02.26.2008  BY EM & LO

The G-spot news this past week--research that "proves" the G-spot's existence and the new phenomenon of G-shot parties--has taken us down memory lane. Several years ago, an old college buddy of Em's, Liz Topp, asked us to write a blurb for the back of her book, Vaginas: An Owner's Manual, which she had written with her gynecologist mom, Dr. Carol Livoti. We LOVED the idea of the book and almost all of its content. But their take on the G-spot--it doesn't exist--kept us from endorsing it. You see, we had just published our first sex manual, The Big Bang (2003), for which we had done extensive research on the topic. We came away from that research believing whole-heartedly it to be real, and felt it was too irresponsible for their book to dismiss the limited yet compelling scientific evidence out there as insignificant and so many women's experiences as imaginary...

They must have gotten a lot of feedback (flack and otherwise) on their stance, because Liz's next big project, still ongoing, is a documentary she's producing called Searching for G: The Truth Is Coming. Not sure when it'll be finished but we were happy to give her an interview for it last spring, in which we discussed the scientific research on the G-spot. (A quick and dirty review of some of this research can be found in a letter from Rebecca Chalker, author of the kickass Clitoral Truth, to one doc who had poo-pooed the G in the American Journal of Obstetrics and Gynecology.)

So we were surprised by the recent Metro UK article on the new G-spot research claiming that this is the only real research out there. Which just goes to show how little decent research and understanding there is on the matter. And what's really frustrating is the fact that this new Italian study only used 20 subjects. Twenty! When is this sex-saturated culture going to put their money where their mouth is and start doing some decent studies of female sexual function (and dysfunction) so both women and men can better understand all the ways our bodies can work. We think there are enough penis pills on the market to hold us over for awhile.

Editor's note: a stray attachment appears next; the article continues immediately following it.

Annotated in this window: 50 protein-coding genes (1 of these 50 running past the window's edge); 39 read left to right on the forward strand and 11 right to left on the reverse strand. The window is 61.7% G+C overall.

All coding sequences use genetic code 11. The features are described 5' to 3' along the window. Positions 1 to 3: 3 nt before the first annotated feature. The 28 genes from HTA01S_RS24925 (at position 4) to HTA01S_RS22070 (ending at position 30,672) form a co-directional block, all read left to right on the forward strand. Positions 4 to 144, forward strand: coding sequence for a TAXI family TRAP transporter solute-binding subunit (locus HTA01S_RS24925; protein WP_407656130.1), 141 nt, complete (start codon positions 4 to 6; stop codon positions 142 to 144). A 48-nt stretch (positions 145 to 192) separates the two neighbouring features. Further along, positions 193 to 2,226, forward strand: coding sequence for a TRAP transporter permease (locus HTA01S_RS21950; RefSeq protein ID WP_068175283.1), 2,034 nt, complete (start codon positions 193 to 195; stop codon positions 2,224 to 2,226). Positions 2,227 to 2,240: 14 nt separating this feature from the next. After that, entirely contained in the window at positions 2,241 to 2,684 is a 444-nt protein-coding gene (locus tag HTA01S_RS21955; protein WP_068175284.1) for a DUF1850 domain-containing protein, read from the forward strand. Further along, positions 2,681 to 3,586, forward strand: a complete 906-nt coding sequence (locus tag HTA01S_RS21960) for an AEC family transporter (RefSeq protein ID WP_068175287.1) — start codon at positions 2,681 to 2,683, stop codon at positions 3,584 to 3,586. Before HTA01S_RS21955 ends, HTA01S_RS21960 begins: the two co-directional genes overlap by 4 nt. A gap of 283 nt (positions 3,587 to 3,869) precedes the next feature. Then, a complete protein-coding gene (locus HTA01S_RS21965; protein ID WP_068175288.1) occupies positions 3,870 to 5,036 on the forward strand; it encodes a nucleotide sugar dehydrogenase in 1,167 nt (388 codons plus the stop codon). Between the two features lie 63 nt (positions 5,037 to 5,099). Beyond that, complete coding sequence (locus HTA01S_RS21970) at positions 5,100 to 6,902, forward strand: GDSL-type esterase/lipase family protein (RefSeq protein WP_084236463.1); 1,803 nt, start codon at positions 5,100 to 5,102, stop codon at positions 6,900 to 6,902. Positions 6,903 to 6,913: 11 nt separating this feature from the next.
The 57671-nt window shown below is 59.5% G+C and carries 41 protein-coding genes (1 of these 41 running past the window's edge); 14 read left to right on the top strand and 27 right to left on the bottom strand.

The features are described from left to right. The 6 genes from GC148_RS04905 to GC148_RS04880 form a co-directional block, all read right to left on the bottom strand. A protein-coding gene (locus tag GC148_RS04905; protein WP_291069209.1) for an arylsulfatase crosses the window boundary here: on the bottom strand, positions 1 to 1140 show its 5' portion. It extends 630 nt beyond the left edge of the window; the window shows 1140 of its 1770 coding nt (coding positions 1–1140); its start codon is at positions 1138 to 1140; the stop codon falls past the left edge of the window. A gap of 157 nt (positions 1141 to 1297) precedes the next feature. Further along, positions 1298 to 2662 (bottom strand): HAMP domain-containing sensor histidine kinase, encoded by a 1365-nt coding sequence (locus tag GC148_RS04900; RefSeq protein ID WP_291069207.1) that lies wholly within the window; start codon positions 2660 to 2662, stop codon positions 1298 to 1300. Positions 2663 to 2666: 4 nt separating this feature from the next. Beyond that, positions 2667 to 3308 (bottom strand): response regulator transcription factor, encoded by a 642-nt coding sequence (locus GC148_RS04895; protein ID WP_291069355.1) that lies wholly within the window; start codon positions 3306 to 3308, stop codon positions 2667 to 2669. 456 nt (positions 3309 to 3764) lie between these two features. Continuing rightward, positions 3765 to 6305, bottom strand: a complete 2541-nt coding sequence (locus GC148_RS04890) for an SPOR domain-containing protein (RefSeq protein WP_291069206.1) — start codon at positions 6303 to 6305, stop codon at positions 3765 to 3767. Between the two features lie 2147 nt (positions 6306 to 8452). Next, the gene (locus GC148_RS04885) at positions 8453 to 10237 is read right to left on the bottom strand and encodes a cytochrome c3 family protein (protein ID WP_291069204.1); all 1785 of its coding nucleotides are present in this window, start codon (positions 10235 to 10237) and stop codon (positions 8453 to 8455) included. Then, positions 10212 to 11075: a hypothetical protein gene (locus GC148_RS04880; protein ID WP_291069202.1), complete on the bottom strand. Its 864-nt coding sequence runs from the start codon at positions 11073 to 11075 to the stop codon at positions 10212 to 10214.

What we do find interesting about this new research is the seeming confirmation that not all women have a G-spot--or at least not all women will find it's stimulation orgasm-inducing. We've always told people asking about the G that every woman has one, but not all of them will like having it touched--just as all men have a prostate but not all of them will like having it touched. (As far as we're concerned, the G-spot is the area of spongy tissue surrounding the urethra that can be felt and stimulated via the top vaginal wall, whether you like it or not.) Similarly, some women will physiologically be able to ejaculate while others won't, depending on the glandular make-up of their urethral sponge (as Slovakian doctor Milan Zaviacic's research has shown). 

That said, while we hope for new and more decent research to emerge in this field, we hope it will help people's sex lives rather than hurt them by setting up more ridiculous ideals to try (and fail) to achieve. Just as we mentioned a week and a half ago in an advice column about the A-spot, the idea of categorizing orgasms (at least at this stage of limited research when women's bodies are still such a mystery) is preposterous. One "kind" of orgasm is not better than another. Everyone is different: one woman's G-spot ecstasy is another's urinary tract pain. Which is why the idea of G-shot parties (where women get injections to make their G-spots "work") is toad-licking crazy! (Akin to the mystery ass injections Ivory Coast women are getting because of some stupid big-butt dance craze.) We encourage everyone to study their own and their partner's anatomies, but all the while keeping in mind that what they like and what works for them may not fit whatever mold of sexuality is being hyped in the media at that moment. If it takes a dinky little study like this one to make women feel more secure about their own physical likes and abilities, we'll take it. 

Stay tuned for an interview with Liz Topp on her search for the illustrious G-spot in a few weeks.



i am a male and have become involved in an argument regarding the G Spot and it being licked.
i know this can be done as i have done it to two females.
however most of my male friends deny its possable.
some female freinds (not those i have done this with ) are not sure about it either.
can anyone support my experiences

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Em & Lo, more formally known as Emma Taylor and Lorelei Sharkey, are the self-proclaimed Emily Posts of the modern bedroom.

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